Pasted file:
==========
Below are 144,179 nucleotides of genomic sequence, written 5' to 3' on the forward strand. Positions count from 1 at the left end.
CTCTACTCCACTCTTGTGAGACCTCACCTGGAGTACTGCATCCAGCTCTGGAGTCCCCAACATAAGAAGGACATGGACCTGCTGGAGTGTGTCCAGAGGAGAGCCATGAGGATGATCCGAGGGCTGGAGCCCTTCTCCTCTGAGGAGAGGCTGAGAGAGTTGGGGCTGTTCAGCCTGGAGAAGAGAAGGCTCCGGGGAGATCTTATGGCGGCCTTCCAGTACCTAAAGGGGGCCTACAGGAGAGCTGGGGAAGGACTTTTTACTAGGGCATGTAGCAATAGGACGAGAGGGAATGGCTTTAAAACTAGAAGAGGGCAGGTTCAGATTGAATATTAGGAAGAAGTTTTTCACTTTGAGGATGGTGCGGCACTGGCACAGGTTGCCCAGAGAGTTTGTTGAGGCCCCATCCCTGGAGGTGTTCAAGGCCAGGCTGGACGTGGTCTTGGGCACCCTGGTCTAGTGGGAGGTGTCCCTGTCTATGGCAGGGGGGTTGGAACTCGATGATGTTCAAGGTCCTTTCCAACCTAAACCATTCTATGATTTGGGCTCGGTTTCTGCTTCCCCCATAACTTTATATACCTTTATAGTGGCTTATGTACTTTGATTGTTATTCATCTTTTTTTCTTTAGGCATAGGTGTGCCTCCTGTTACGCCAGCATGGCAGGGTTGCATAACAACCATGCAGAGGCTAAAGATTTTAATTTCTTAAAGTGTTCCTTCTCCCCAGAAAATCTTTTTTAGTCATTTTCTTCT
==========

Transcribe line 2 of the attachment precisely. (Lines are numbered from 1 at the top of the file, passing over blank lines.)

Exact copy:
CTCTACTCCACTCTTGTGAGACCTCACCTGGAGTACTGCATCCAGCTCTGGAGTCCCCAACATAAGAAGGACATGGACCTGCTGGAGTGTGTCCAGAGGAGAGCCATGAGGATGATCCGAGGGCTGGAGCCCTTCTCCTCTGAGGAGAGGCTGAGAGAGTTGGGGCTGTTCAGCCTGGAGAAGAGAAGGCTCCGGGGAGATCTTATGGCGGCCTTCCAGTACCTAAAGGGGGCCTACAGGAGAGCTGGGGAAGGACTTTTTACTAGGGCATGTAGCAATAGGACGAGAGGGAATGGCTTTAAAACTAGAAGAGGGCAGGTTCAGATTGAATATTAGGAAGAAGTTTTTCACTTTGAGGATGGTGCGGCACTGGCACAGGTTGCCCAGAGAGTTTGTTGAGGCCCCATCCCTGGAGGTGTTCAAGGCCAGGCTGGACGTGGTCTTGGGCACCCTGGTCTAGTGGGAGGTGTCCCTGTCTATGGCAGGGGGGTTGGAACTCGATGATGTTCAAGGTCCTTTCCAACCTAAACCATTCTATGATTTGGGCTCGGTTTCTGCTTCCCCCATAACTTTATATACCTTTATAGTGGCTTATGTACTTTGATTGTTATTCATCTTTTTTTCTTTAGGCATAGGTGTGCCTCCTGTTACGCCAGCATGGCAGGGTTGCATAACAACCATGCAGAGGCTAAAGATTTTAATTTCTTAAAGTGTTCCTTCTCCCCAGAAAATCTTTTTTAGTCATTTTCTTCT